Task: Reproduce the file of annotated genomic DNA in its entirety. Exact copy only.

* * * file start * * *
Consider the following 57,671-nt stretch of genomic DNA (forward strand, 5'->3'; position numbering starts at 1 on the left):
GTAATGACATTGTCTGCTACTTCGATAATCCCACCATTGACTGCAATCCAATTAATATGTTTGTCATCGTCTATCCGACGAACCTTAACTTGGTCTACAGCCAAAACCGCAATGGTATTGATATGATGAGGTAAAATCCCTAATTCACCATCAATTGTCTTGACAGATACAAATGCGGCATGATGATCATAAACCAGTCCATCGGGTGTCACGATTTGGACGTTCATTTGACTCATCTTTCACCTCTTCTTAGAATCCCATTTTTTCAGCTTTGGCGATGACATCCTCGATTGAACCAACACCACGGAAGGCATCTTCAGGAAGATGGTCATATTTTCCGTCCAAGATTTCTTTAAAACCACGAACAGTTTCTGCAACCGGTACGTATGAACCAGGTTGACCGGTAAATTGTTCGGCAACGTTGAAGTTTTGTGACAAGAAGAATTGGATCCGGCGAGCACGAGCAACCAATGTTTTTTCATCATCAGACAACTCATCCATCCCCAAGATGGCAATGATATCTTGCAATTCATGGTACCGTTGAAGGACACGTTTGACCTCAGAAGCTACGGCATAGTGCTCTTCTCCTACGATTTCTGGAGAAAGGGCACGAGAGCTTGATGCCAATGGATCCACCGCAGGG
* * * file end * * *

Consider the following 57,671-nt stretch of genomic DNA (forward strand, 5'->3'; position numbering starts at 1 on the left):
GTAATGACATTGTCTGCTACTTCGATAATCCCACCATTGACTGCAATCCAATTAATATGTTTGTCATCGTCTATCCGACGAACCTTAACTTGGTCTACAGCCAAAACCGCAATGGTATTGATATGATGAGGTAAAATCCCTAATTCACCATCAATTGTCTTGACAGATACAAATGCGGCATGATGATCATAAACCAGTCCATCGGGTGTCACGATTTGGACGTTCATTTGACTCATCTTTCACCTCTTCTTAGAATCCCATTTTTTCAGCTTTGGCGATGACATCCTCGATTGAACCAACACCACGGAAGGCATCTTCAGGAAGATGGTCATATTTTCCGTCCAAGATTTCTTTAAAACCACGAACAGTTTCTGCAACCGGTACGTATGAACCAGGTTGACCGGTAAATTGTTCGGCAACGTTGAAGTTTTGTGACAAGAAGAATTGGATCCGGCGAGCACGAGCAACCAATGTTTTTTCATCATCAGACAACTCATCCATCCCCAAGATGGCAATGATATCTTGCAATTCATGGTACCGTTGAAGGACACGTTTGACCTCAGAAGCTACGGCATAGTGCTCTTCTCCTACGATTTCTGGAGAAAGGGCACGAGAGCTTGATGCCAATGGATCCACCGCAGGG